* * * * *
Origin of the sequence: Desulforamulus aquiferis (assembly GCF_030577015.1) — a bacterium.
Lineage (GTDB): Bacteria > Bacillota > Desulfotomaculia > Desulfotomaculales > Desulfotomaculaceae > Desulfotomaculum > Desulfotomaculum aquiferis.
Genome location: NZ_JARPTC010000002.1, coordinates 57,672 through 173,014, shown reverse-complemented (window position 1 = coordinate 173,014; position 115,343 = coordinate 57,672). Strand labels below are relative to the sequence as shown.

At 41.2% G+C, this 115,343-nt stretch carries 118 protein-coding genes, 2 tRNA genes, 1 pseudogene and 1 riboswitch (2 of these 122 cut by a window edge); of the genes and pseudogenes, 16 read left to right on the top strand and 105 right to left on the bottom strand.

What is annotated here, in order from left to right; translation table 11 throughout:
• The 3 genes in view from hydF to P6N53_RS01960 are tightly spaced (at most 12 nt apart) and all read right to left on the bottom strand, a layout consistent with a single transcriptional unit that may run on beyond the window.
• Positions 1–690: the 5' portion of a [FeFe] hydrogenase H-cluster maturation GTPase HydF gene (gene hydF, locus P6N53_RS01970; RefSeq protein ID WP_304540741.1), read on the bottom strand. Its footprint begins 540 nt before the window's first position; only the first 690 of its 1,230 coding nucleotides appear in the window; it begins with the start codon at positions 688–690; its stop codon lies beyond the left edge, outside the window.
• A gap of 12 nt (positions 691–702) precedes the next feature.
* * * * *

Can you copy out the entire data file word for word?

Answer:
Origin of the sequence: Desulforamulus aquiferis (assembly GCF_030577015.1) — a bacterium.
Lineage (GTDB): Bacteria > Bacillota > Desulfotomaculia > Desulfotomaculales > Desulfotomaculaceae > Desulfotomaculum > Desulfotomaculum aquiferis.
Genome location: NZ_JARPTC010000002.1, coordinates 57,672 through 173,014, shown reverse-complemented (window position 1 = coordinate 173,014; position 115,343 = coordinate 57,672). Strand labels below are relative to the sequence as shown.

At 41.2% G+C, this 115,343-nt stretch carries 118 protein-coding genes, 2 tRNA genes, 1 pseudogene and 1 riboswitch (2 of these 122 cut by a window edge); of the genes and pseudogenes, 16 read left to right on the top strand and 105 right to left on the bottom strand.

What is annotated here, in order from left to right; translation table 11 throughout:
• The 3 genes in view from hydF to P6N53_RS01960 are tightly spaced (at most 12 nt apart) and all read right to left on the bottom strand, a layout consistent with a single transcriptional unit that may run on beyond the window.
• Positions 1–690: the 5' portion of a [FeFe] hydrogenase H-cluster maturation GTPase HydF gene (gene hydF, locus P6N53_RS01970; RefSeq protein ID WP_304540741.1), read on the bottom strand. Its footprint begins 540 nt before the window's first position; only the first 690 of its 1,230 coding nucleotides appear in the window; it begins with the start codon at positions 688–690; its stop codon lies beyond the left edge, outside the window.
• A gap of 12 nt (positions 691–702) precedes the next feature.